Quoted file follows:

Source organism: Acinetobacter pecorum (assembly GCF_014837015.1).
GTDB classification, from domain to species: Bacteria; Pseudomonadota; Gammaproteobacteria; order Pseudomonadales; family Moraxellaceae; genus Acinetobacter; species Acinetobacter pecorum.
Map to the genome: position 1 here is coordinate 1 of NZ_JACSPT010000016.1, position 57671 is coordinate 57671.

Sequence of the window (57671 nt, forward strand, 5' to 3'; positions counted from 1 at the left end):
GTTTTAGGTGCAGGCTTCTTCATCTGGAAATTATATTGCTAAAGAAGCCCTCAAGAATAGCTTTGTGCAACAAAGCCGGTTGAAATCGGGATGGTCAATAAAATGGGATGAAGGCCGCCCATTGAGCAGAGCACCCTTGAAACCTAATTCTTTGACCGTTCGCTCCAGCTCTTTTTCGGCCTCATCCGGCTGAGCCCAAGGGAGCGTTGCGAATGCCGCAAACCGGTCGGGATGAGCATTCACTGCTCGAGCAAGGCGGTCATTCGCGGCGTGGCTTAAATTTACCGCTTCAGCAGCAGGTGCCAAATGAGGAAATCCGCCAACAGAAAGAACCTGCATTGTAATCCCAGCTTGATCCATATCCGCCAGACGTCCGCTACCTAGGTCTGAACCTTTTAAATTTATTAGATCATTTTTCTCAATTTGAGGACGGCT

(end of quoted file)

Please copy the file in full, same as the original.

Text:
Source organism: Acinetobacter pecorum (assembly GCF_014837015.1).
GTDB classification, from domain to species: Bacteria; Pseudomonadota; Gammaproteobacteria; order Pseudomonadales; family Moraxellaceae; genus Acinetobacter; species Acinetobacter pecorum.
Map to the genome: position 1 here is coordinate 1 of NZ_JACSPT010000016.1, position 57671 is coordinate 57671.

Sequence of the window (57671 nt, forward strand, 5' to 3'; positions counted from 1 at the left end):
GTTTTAGGTGCAGGCTTCTTCATCTGGAAATTATATTGCTAAAGAAGCCCTCAAGAATAGCTTTGTGCAACAAAGCCGGTTGAAATCGGGATGGTCAATAAAATGGGATGAAGGCCGCCCATTGAGCAGAGCACCCTTGAAACCTAATTCTTTGACCGTTCGCTCCAGCTCTTTTTCGGCCTCATCCGGCTGAGCCCAAGGGAGCGTTGCGAATGCCGCAAACCGGTCGGGATGAGCATTCACTGCTCGAGCAAGGCGGTCATTCGCGGCGTGGCTTAAATTTACCGCTTCAGCAGCAGGTGCCAAATGAGGAAATCCGCCAACAGAAAGAACCTGCATTGTAATCCCAGCTTGATCCATATCCGCCAGACGTCCGCTACCTAGGTCTGAACCTTTTAAATTTATTAGATCATTTTTCTCAATTTGAGGACGGCT